The development strategy of the company determines not only the course along which it will move and develop, but also all the methods of this promotion. Therefore, it is logical to start with a thorough study of the business strategy, and then deal with marketing tools.
What should be the company’s development strategy?
Much has been written about strategy. And each of the opinions can be considered quite subjective, because these books are written by authors who have 1-2, maximum 10 own companies behind them. And, as a rule, all these companies are connected by a common direction.
Nevertheless, we recommend reading – after all, the more opinions you get to know, the more objectively you will argue in the end.
The main mistakes of strategic planning:
Often, being carried away by an idea, we dismiss the important questions of our mind. This is called “Burn with an idea”, which is not always good.
Re-evaluation of the idea. Often an idea so overshadows our mind that we think we know something that others do not know. The strategist often overestimates his power over the future, mistakenly believing that if everything is well formed in his head, everything is logical and thought out, then it will be so in reality. And we continue to build our castle in the air, which the harsh reality will sweep away in no time.
Think that the idea is the reality. It is important to remember that our idea is still just a theory, a probability, and not to let it drown out the arguments of reason based on reality.
Secrets of strategic planning
A few basic principles of strategy that will help you make the most effective decisions for your business and other areas of life.
What a strategist needs to know:
The most effective strategies are indirect. So to speak, "multi-moves", when the enemy thinks that you are retreating, while you are pulling forces to the most vulnerable place in his defense, and so on.
2. The goal of a business strategist when working with competitors is not to destroy them, but to force them into negotiations on favorable terms.
3. If you follow the author of the treatise "The Art of War" by Sun Tzu, then when developing a strategy, you need to take into account 5 main factors: Moral basis (your warriors must be sure that they are doing the right thing), Weather and seasonality (seasonality is also important in business), Geographical conditions (the battle must be fought on the most favorable terrain for you), Leadership (the leader must be wise, honest, friendly, courageous and strict), Organization and discipline (the distribution of powers and responsibilities in the company must be clear and recognized by all participants).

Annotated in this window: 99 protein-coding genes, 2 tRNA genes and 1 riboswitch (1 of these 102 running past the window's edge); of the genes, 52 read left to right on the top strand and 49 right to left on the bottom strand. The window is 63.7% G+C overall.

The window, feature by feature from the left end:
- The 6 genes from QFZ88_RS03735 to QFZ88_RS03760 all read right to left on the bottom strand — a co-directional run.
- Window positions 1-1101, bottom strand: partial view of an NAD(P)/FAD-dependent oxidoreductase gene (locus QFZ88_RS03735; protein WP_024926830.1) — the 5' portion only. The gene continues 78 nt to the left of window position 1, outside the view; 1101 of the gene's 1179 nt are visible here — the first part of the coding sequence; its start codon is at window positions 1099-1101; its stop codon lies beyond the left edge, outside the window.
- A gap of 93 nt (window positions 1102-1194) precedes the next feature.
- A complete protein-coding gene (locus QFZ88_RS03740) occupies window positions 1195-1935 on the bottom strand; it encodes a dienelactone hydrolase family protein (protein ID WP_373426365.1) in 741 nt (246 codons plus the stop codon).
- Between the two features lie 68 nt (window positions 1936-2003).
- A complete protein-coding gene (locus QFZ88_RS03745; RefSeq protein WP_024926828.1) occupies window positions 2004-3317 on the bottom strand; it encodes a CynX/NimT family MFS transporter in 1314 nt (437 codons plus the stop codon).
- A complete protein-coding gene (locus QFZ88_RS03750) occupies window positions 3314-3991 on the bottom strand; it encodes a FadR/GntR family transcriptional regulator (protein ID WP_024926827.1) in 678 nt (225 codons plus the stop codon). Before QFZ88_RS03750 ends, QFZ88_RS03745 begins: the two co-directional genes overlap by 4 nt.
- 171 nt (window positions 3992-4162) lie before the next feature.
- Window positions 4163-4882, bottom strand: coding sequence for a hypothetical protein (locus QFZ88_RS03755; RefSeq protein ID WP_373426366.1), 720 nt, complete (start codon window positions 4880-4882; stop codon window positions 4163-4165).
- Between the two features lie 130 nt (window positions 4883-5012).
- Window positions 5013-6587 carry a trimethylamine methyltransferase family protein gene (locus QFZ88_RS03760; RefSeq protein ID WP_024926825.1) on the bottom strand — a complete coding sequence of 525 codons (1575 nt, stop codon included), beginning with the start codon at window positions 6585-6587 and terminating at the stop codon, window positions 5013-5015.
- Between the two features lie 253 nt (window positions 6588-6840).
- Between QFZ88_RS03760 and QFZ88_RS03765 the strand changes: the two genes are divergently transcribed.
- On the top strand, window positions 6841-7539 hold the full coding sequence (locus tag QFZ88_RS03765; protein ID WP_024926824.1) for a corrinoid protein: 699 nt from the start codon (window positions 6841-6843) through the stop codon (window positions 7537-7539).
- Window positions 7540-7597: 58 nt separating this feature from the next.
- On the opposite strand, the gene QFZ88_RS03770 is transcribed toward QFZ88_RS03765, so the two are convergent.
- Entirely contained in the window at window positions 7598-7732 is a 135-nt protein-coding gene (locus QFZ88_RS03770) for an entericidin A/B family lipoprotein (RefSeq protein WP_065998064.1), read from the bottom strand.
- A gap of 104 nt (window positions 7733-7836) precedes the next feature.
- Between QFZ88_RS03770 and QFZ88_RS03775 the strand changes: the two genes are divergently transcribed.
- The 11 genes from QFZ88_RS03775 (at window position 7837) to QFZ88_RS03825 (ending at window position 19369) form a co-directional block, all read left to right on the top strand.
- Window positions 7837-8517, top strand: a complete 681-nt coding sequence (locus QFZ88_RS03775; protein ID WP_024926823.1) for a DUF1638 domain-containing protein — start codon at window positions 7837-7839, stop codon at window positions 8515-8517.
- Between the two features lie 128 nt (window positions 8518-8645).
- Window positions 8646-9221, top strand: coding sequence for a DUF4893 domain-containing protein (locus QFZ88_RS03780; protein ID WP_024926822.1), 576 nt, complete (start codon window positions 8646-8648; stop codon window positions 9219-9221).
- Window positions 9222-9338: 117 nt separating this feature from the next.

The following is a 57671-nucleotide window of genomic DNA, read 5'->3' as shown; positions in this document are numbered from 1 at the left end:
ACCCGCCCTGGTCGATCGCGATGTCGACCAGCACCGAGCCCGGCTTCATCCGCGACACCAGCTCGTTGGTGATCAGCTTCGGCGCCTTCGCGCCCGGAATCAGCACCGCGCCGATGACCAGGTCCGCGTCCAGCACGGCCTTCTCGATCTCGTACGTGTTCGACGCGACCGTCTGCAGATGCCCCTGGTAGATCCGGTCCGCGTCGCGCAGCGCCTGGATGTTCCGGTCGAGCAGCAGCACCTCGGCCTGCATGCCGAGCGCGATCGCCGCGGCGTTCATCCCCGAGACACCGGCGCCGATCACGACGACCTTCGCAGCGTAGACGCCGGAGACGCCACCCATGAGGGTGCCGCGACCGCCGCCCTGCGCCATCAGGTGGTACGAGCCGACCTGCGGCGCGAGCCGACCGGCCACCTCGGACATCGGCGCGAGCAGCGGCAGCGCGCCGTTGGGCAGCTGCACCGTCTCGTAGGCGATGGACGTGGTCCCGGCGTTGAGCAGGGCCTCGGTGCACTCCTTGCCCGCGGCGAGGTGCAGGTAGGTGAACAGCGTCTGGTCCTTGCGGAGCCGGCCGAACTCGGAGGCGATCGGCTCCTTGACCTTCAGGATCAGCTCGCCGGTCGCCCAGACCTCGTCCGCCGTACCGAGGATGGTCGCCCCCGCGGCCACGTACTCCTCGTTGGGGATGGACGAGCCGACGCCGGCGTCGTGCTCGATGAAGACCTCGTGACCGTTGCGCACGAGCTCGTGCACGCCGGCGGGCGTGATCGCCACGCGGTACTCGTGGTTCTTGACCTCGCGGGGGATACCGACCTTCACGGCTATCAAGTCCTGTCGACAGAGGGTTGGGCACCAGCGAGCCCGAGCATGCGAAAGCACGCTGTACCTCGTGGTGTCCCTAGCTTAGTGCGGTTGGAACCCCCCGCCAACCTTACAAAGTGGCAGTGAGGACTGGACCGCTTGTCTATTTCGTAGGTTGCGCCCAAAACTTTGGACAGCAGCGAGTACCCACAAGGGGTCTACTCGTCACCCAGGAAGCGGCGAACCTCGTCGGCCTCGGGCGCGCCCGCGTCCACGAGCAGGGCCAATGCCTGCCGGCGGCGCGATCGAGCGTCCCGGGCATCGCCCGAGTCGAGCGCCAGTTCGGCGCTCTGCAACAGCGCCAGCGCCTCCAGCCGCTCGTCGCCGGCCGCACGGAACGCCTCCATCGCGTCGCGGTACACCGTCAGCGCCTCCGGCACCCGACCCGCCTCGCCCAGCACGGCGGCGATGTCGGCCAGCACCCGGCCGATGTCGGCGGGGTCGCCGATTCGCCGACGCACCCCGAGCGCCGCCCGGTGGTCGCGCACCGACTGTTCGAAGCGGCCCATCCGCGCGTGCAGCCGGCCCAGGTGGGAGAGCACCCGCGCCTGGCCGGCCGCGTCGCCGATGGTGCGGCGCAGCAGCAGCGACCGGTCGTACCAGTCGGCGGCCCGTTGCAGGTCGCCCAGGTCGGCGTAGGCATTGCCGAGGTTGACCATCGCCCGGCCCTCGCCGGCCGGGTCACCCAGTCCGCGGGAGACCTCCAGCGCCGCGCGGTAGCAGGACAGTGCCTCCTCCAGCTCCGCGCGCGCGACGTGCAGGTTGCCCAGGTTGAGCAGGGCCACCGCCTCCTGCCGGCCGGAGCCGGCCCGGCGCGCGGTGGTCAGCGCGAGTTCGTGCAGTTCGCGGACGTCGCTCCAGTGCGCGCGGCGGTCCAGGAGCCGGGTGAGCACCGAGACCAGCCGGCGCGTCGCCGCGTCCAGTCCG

Everything is possible - "There are no impregnable fortresses, there are only weak attackers."
5 principles for building an effective strategy:
Thought - every action must be meaningful and must lead to the desired consequences.
Freedom - the freedom of thought must face the coercion of reality, this is where creativity, cunning and tricks are born.
Leverage - the strategy should lead to significant results at the cost of little mental effort.
Information - the more information you have about the enemy and the situation in general, the more chances you have to win. "Information rules the world".
Harmony - sanity and harmony (with yourself, your beliefs, the world around you, command, coordination of actions) will help you win.
Machiavelli's strategy, 4 principles of success:
1. Factual truth - it is necessary to start from reality, and not from virtuous motives. Often the reality is not as friendly as they write in children's fairy tales.
2. Strength - the whole world is struggle, battle and victory. Virtue is devoid of power, as Machiavelli believed. And Kant added it - when virtue gains strength, it ceases to be virtue.
3. Popularity - according to Machiavelli, a leader must be popular and in public be compassionate, true to his word, merciful, sincere and pious, BUT internally be ready to show opposite qualities if circumstances so require.
4. Manipulation - the strategist must skillfully manipulate the power of other people.
Principles of an effective strategy from Bruno Jarosson:
- INFORMATION - All decisions must be made on the basis of clear and verified information.